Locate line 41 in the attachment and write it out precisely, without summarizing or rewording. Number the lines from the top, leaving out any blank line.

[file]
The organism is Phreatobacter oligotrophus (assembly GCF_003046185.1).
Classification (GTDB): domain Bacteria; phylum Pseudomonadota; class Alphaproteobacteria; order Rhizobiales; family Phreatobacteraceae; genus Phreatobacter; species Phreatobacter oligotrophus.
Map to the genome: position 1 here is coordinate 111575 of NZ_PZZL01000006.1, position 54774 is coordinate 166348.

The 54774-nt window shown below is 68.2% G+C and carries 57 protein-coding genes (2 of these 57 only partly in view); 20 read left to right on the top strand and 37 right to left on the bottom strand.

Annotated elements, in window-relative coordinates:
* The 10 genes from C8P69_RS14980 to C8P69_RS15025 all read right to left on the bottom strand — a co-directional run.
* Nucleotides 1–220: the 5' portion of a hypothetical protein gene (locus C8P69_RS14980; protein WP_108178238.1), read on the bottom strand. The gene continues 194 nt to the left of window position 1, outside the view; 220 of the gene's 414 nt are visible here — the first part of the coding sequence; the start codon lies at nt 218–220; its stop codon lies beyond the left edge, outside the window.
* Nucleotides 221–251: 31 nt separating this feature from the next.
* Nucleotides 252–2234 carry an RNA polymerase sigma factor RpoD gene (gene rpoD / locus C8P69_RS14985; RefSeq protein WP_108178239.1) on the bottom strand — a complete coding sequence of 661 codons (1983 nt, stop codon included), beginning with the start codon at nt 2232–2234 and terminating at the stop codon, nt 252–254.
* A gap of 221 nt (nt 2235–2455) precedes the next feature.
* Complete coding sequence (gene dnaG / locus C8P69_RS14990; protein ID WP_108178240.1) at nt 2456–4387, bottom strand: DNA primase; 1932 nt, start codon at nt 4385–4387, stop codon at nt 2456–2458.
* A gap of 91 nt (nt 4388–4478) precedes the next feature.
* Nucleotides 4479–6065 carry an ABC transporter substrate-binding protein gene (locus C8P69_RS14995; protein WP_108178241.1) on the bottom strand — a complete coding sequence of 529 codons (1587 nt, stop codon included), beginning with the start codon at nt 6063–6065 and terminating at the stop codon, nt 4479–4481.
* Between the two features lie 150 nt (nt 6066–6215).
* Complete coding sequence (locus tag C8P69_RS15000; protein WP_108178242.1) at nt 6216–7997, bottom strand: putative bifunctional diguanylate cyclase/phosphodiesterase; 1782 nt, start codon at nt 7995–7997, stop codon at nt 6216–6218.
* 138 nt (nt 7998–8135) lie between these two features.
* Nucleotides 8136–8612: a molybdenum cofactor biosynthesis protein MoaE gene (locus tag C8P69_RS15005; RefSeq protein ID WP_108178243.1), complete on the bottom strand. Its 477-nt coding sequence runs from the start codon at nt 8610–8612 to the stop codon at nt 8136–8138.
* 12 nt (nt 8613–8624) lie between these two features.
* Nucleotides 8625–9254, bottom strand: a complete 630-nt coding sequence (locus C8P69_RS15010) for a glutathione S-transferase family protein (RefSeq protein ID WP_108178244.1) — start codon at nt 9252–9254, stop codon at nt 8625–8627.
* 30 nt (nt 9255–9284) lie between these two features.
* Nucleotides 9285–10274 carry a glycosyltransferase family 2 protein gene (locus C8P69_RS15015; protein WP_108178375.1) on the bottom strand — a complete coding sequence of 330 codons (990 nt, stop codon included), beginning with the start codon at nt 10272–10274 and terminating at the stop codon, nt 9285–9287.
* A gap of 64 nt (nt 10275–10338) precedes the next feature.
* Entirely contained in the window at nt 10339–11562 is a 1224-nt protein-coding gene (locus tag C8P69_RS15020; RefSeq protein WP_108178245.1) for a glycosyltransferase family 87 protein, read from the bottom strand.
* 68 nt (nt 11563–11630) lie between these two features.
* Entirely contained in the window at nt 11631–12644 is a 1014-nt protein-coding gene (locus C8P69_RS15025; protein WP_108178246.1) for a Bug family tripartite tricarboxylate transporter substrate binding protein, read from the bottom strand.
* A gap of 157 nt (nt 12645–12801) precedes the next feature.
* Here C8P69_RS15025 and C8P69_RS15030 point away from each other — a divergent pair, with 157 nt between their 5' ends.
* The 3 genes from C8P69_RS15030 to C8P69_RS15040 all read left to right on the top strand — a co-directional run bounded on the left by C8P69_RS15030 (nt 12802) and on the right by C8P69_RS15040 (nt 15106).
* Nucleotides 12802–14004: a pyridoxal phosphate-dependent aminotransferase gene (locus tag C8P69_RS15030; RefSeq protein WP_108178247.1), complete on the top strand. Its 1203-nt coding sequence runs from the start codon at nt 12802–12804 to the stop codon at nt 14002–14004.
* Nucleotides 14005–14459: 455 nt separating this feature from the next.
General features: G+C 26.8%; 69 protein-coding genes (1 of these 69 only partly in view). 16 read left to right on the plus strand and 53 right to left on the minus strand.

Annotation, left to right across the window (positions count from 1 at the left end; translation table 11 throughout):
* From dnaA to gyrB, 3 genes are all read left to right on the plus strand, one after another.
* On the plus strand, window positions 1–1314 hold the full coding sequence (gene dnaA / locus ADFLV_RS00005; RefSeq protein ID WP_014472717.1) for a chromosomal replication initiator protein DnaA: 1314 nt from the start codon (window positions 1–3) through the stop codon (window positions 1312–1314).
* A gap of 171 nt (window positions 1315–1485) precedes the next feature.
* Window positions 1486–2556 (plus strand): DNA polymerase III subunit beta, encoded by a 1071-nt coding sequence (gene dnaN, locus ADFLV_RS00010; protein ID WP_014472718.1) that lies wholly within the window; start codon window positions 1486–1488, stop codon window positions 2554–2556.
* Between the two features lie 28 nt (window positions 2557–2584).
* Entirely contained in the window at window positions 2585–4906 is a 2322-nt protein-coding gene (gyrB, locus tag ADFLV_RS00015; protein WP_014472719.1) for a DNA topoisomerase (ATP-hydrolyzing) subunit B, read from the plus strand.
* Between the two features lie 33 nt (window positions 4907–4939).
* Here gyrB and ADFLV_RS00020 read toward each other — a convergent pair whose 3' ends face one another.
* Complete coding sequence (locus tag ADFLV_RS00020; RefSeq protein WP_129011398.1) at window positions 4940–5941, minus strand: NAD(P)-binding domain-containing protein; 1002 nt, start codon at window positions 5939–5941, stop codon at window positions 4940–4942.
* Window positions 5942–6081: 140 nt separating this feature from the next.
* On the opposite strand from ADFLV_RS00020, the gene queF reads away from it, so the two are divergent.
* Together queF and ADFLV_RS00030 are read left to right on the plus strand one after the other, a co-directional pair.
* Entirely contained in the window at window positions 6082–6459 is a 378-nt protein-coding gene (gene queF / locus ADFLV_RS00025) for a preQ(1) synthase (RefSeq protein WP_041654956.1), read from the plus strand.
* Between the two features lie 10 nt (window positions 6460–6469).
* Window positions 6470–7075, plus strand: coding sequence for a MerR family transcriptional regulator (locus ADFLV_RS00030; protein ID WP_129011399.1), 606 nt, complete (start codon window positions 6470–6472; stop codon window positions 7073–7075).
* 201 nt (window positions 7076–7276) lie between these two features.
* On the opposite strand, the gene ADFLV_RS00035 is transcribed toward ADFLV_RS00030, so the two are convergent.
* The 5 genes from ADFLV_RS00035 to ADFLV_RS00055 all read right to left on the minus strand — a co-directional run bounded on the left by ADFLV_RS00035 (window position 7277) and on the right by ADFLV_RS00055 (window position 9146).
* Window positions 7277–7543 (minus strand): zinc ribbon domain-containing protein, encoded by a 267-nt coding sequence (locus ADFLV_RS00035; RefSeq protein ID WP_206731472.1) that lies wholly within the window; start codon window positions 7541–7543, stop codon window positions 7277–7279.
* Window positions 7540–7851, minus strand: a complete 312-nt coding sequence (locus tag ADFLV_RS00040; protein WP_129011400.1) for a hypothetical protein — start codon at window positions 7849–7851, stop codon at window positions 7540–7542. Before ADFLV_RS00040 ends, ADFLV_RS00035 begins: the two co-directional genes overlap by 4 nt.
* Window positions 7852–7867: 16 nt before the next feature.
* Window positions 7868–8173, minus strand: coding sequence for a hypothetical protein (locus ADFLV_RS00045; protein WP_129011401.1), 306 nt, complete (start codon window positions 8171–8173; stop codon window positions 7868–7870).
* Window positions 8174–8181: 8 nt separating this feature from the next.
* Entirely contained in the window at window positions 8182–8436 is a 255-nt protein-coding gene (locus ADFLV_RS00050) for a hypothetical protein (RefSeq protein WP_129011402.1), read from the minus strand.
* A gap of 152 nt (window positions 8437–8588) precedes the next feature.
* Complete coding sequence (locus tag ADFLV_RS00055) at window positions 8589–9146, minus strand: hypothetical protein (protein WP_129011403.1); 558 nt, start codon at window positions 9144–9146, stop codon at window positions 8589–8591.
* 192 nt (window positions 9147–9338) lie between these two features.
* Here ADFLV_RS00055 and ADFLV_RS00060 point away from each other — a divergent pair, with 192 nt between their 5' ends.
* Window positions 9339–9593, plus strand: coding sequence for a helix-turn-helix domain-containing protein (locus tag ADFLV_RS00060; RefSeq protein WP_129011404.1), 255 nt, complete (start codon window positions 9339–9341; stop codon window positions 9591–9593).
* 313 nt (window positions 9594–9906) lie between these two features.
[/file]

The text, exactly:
* Complete coding sequence (locus tag ADFLV_RS00020; RefSeq protein WP_129011398.1) at window positions 4940–5941, minus strand: NAD(P)-binding domain-containing protein; 1002 nt, start codon at window positions 5939–5941, stop codon at window positions 4940–4942.